FILE - Brad Raffensperger SOS

Georgia Secretary of State Brad Raffensperger speaks Monday, Nov. 30, 2020, during a news conference in Atlanta.

The State Election Board held its first meeting Wednesday since Republican lawmakers in the General Assembly removed Georgia Secretary of State Brad Raffensperger’s voting powers on the board.

Georgia’s recent controversial election legislation changing mail-in and early-voting requirements included a new rule stripping the secretary of state’s chairmanship of the board and giving state lawmakers authority to appoint its chair.

Vice Chairwoman Rebecca Sullivan led Wednesday’s board meeting in Raffensperger’s stead amid complaints from the board’s sole Democrat, David Worley, who panned the Republican-pushed election legislation as “completely ignorant” and driven by refuted claims of voter fraud.

A new nonpartisan board chair has not yet been picked by the General Assembly or approved by Gov. Brian Kemp, who signed the Republican-led elections bill in late March and has repeatedly touted the voting law changes as needed to bolster confidence in Georgia’s election system.

The elections bill, which passed along party lines last month, included dozens of rule changes such as tighter absentee voter identification, expands early-voting weekend hours and bans non-poll workers from handing out food and drinks within 150 feet of voters waiting in line outside precincts.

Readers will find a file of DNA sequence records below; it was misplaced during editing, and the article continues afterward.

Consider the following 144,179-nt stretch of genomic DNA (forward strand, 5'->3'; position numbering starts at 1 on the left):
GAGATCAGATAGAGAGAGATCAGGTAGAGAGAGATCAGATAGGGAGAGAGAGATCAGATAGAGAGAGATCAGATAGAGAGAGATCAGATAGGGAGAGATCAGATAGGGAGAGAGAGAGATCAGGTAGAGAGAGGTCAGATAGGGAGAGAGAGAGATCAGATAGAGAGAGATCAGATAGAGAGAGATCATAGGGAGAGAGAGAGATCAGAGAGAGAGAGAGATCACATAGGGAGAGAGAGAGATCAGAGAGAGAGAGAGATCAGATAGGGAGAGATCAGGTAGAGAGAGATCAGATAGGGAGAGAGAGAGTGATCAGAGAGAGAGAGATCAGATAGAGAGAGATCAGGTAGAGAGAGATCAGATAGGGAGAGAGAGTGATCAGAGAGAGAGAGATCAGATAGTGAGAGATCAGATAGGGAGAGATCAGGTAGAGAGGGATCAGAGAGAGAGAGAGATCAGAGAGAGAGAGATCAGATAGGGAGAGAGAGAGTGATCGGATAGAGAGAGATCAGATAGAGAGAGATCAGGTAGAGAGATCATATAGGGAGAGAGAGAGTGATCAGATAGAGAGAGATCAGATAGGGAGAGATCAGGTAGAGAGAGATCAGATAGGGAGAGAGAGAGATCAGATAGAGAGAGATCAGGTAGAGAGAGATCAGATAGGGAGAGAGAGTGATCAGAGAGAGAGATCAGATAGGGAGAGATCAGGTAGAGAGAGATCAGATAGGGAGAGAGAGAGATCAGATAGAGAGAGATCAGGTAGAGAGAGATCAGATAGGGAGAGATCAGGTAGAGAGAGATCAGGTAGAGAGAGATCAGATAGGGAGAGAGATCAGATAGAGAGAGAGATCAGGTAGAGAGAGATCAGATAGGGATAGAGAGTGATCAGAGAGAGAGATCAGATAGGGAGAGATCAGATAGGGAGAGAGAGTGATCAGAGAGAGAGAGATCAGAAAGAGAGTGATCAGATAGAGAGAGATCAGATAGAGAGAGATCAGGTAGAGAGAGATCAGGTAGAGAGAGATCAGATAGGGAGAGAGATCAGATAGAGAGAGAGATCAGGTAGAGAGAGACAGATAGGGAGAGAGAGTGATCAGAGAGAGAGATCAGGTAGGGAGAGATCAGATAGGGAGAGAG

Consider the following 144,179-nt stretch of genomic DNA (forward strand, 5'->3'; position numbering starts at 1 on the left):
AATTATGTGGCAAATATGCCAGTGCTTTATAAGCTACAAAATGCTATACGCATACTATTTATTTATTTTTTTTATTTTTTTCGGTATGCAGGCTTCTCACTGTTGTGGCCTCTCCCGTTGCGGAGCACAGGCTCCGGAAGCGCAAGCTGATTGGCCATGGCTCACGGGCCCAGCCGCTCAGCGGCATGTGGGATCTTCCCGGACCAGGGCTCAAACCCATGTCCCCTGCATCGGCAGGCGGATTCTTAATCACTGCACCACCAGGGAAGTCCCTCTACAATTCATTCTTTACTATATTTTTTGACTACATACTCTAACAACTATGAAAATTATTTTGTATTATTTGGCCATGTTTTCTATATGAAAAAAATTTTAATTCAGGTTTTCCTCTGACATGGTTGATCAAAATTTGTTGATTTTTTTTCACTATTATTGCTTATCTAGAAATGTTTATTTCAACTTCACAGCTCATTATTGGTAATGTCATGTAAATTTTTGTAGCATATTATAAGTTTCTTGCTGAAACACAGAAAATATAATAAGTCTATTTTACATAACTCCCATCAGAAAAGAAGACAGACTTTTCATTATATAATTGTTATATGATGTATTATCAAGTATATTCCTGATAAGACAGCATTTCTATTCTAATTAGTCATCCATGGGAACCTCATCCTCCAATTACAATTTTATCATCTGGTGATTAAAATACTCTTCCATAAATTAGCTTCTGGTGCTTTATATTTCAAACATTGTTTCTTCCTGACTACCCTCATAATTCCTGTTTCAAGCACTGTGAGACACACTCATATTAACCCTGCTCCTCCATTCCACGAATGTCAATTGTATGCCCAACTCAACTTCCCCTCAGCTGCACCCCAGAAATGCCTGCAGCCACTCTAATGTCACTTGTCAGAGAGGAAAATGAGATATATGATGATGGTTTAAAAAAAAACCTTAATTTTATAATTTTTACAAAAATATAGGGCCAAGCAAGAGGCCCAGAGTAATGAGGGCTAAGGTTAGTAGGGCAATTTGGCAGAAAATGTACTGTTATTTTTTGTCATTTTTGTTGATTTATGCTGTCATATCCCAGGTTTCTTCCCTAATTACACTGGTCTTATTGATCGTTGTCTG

It also empowers the state board to suspend and temporarily replace up to four county or city election officials at any given time who are found to be performing poorly, pending a formal hearing to decide on disciplinary recommendations from an outside review panel.

Opponents have viewed that rule change as a potential way for local or state officials upset about an election’s outcome to overturn the results, similar to how then-President Donald Trump pressured Raffensperger to reverse Trump’s losing vote tally in Georgia in the 2020 general election.

Worley slammed the rule change Wednesday and pledged to oppose any future efforts aimed at interfering with county and city election offices that the five-member board might take up.

Defenders of tighter state oversight of local elections activities have pointed to officials in several areas such as Fulton County, which faced criticism over long lines outside polling places and slow turnaround of results during the 2020 cycle.

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